"...A 46% drop in the sale of record singles in the United States last year underlined the effects of Internet downloads as the International Federation of the Phonographic Industry on Thursday reported a 1.3% drop in global sales of recorded music to $36.9 billion. This compares with a year-on-year worldwide rise of 1.5% in constant dollar value to $38.5 billion in 1999, the trade organization said in its annual compilation Recording Industry World Sales 2000. Global unit sales in 2000 dropped 1.2% to 3.5 billion from 1999.
Overall sales of CD albums in 2000 increased by 2.5% to 2.5 billion units, with Europe showing the strongest growth (5.1%). But worldwide sales of singles dropped 14.3% and cassettes 9.4% as fans turned to Napster style Web sites for their music. IFPI chairman and CEO Jay Berman said the year was a mixed picture for the global recording industry, with the downturn in the United States bringing down overall sales figures but with CD album sales continuing to rise. "We also saw the first evidence of the impact of free online music as well as the damage being done by unauthorized CD-R copying in some major markets," Berman said.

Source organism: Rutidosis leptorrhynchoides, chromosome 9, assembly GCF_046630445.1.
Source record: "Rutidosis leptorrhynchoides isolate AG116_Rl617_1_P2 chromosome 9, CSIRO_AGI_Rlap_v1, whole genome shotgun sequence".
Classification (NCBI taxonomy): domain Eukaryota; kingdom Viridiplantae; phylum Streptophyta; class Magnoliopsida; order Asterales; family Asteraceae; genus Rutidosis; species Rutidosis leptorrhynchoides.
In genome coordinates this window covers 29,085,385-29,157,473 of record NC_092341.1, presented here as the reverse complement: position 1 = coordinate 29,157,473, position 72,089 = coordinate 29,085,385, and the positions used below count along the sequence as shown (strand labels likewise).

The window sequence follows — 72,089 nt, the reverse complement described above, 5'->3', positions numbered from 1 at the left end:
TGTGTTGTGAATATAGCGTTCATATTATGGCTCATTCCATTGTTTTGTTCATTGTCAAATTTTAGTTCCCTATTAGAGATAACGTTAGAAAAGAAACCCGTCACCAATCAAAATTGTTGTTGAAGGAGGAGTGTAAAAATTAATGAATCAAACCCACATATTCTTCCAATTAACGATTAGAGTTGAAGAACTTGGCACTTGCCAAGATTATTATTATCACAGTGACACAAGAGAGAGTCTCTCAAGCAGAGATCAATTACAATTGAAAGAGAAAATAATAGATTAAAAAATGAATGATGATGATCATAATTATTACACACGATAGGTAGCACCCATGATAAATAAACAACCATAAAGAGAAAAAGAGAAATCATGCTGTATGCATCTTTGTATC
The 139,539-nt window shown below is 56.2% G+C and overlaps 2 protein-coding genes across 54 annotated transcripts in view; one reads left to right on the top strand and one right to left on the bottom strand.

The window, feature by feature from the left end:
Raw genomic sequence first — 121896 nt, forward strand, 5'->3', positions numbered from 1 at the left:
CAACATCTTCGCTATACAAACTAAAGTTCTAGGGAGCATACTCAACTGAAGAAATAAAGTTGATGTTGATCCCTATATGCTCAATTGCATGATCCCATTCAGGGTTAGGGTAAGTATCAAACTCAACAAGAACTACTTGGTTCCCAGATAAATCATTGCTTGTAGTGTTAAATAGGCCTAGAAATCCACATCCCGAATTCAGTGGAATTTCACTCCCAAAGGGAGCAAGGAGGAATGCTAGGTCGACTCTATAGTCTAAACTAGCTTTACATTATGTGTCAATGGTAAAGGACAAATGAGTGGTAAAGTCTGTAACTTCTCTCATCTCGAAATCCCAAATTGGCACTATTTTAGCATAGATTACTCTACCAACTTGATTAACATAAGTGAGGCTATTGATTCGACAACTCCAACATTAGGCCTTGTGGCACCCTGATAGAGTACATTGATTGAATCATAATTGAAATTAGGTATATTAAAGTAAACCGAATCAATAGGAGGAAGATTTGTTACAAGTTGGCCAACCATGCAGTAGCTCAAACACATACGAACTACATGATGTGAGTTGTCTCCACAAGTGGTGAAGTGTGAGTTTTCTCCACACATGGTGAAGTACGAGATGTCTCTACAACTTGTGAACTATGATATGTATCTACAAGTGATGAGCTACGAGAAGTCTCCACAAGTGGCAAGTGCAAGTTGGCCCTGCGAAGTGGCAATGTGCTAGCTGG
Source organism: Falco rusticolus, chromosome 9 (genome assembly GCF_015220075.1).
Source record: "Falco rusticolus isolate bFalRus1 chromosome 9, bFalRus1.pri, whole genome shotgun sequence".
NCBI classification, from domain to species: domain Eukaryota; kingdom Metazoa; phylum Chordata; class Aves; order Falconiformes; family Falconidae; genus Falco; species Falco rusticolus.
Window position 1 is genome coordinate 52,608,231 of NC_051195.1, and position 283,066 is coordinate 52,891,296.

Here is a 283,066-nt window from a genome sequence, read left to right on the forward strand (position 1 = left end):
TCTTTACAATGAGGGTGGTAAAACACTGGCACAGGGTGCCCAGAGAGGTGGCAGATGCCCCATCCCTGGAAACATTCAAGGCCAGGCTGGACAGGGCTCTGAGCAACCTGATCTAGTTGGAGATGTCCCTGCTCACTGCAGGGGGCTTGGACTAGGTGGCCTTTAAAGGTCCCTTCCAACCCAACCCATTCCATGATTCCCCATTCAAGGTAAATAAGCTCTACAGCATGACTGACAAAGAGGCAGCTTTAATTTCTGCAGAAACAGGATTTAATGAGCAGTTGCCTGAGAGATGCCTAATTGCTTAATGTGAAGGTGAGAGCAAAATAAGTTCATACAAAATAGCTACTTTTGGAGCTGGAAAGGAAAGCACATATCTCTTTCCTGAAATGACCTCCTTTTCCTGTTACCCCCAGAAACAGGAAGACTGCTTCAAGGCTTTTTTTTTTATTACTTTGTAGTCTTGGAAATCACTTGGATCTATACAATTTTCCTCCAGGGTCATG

The situation was varied in Europe, with the United Kingdom experiencing a 3.8% increase in value and a 6.2% gain in units sold. But France and Germany were each down 1.2% in value, and Italy was down 4.1%, with all three countries blaming an increase in illegal CD-R copying and piracy. The IFPI reported that the Asian music market fell by 4.4% despite a 1.2% rise in unit sales. In Japan, the dichotomy was explained by a boom in low-cost compilation albums, while China, Taiwan and the Philippines all suffered high rates of piracy..."